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STAR WARS: EPISODE 1 - THE PHANTOM MENACE 3D **
Directed by George Lucas. Starring Liam Neeson, Ewan McGregor, Natalie Portman, Jake Lloyd, Ian McDiarmid, Pernilla August, Oliver Ford Davies, Hugh Quarshie, Ahmed Best, Anthony Daniels, Kenny Baker, Frank Oz (voice), Terrence Stamp, Brian Blessed (voice), Andrew Secombe, Ray Park. Science Fiction/Fantasy, US, 136 mins, cert U.
Released on UK screens on the 10th of February by 20th Century Fox.
So, here is the latest twist in George Lucas’ seemingly endless quest to gouge every last penny he can out of the STAR WARS franchise. I have no doubt it will not be the last. When Smell-o-vision is perfected we can look forward to STAR WARS with scratch and sniff cards so we can discover the distinct odour of a Sarlac Pit or Death Star trash compactor. Lucasfilm plans to retrofit the entire Star Wars saga in 3D giving them another run at a cinema release. Lucas no doubt will argue this is an opportunity to give new fans (who weren’t even born when THE PHANTOM MENACE was originally released 12 years ago) an opportunity to experience the films as they were meant to be seen. But there’s a problem with that, what you might call a Bantha in the room, they were never meant to be seen in 3D!
I won’t go into detail about the film’s plot, I think we all know where we stand with EPISODE 1 by now. I’m sorry if this is a spoiler, but in 3D THE PHANTOM MENACE is still THE PHANTOM MENACE. It is still dramatically inert, the performances still strangely stilted, dialogue still teeth grindingly awful, and Jar Jar Binks is still incredibly annoying. What you want to know is, putting aside the obvious cynicism of the exercise, does the conversion into 3D do anything to enhance or detract from the experience? The answers I’m afraid are “no” and “most definitely”.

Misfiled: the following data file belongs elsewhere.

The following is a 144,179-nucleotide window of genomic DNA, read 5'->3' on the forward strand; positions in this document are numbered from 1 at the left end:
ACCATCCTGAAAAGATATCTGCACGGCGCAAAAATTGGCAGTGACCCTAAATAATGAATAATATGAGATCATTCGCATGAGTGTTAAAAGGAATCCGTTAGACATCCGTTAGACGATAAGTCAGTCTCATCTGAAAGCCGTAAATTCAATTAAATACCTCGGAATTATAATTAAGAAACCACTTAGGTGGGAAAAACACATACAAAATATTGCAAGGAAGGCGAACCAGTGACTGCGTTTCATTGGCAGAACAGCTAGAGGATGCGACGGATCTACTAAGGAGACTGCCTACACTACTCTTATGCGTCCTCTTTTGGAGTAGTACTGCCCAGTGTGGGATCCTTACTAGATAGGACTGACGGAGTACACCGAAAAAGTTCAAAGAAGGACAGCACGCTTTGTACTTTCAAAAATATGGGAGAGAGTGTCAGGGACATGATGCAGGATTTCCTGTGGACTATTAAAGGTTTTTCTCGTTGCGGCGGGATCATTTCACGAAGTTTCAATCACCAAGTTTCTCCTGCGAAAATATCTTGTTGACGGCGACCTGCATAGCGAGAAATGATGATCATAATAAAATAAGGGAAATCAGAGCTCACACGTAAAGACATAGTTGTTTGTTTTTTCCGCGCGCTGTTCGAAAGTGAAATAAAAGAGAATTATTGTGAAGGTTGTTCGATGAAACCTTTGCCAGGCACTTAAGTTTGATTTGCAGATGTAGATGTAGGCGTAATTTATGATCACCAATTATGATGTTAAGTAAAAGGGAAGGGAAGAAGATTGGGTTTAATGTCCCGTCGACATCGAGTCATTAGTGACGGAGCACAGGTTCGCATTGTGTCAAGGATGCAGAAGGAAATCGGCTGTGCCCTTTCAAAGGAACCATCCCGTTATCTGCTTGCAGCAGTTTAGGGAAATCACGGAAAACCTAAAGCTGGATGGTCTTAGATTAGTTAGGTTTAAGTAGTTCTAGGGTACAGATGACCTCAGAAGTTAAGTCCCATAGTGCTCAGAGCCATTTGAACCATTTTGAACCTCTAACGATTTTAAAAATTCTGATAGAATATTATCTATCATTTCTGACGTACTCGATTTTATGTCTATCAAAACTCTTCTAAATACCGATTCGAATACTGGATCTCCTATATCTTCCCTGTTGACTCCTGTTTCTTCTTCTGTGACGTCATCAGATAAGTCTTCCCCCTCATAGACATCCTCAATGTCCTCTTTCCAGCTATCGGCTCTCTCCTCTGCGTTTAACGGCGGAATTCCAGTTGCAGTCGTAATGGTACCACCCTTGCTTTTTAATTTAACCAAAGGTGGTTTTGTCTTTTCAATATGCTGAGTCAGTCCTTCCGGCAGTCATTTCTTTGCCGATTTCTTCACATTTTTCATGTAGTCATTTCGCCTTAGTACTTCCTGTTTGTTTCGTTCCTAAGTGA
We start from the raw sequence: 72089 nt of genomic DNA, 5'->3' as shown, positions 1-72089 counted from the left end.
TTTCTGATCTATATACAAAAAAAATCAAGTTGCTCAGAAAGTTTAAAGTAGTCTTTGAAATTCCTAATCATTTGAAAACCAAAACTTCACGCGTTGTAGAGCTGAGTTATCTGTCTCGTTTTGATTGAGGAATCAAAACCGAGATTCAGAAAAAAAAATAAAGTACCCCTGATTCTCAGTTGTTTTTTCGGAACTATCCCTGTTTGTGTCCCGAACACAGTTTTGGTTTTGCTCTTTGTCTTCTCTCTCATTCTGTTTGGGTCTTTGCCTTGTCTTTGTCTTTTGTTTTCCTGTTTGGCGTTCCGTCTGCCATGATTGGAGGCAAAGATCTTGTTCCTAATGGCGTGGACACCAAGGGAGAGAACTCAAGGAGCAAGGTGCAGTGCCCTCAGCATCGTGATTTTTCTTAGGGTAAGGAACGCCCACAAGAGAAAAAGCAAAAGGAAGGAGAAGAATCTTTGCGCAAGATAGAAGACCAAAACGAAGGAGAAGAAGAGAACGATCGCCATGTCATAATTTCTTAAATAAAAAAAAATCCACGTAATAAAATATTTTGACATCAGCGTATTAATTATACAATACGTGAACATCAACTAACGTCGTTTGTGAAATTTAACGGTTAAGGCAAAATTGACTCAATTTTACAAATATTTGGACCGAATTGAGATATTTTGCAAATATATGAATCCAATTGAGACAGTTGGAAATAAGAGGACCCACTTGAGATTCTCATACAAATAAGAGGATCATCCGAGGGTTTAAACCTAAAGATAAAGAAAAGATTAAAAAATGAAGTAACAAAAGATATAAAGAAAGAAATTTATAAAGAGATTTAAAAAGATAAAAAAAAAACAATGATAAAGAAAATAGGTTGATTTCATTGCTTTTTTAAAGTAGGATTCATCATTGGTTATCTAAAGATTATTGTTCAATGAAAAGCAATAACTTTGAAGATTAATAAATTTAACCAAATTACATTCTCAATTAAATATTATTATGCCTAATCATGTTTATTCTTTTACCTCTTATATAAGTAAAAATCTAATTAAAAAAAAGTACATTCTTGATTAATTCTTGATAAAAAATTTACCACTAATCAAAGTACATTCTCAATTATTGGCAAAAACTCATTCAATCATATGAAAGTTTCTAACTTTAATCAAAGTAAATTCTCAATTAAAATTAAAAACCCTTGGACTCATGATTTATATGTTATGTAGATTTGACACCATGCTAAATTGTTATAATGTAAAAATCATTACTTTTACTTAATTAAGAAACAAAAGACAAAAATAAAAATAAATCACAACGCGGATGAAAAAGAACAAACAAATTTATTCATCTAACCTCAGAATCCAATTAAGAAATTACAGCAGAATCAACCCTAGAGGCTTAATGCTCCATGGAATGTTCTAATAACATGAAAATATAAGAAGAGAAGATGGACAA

Ever wondered what STAR WARS would look like if you watched it with a pair of tights pulled over your head? Well wonder no longer, as the most noticeable effect of the 3D conversion is a drastic loss in colour and brightness. Once the Naboo planet-core sequence was exciting, now it looks like it is taking place in a dirty fish tank. The colour loss badly affects one of the few undeniably superb aspects of the original film, the great costumes and production design. Once they were “impressive, most impressive” now they are merely impressive.
The 3D is remarkably unremarkable, especially following Martin Scorsese’s visually astonishing achievements with the technique in HUGO. The upcoming STREETDANCE 2 3D also wipes the floor with Lucasfilm's’ efforts. The problem is obvious as you watch Menace in 3D, it was just never intended to be seen in this way. There is very little going on beyond the flat plane of the screen, and only a slight illusion of depth. Only the very brightly lit middle section of the film on Tatooine is at all suited for the conversion. Even the pod race isn’t noticeably enhanced by the process. I expect many kids will want to take off the cumbersome glasses for large portions of the film.
So ultimately, this is an already massively disappointing film, made just a smidgeon more disappointing. A completely pointless exercise.
Sturart Barr. Review published jointly with ScreenJabber.com.
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Star Wars: Episode 1 3D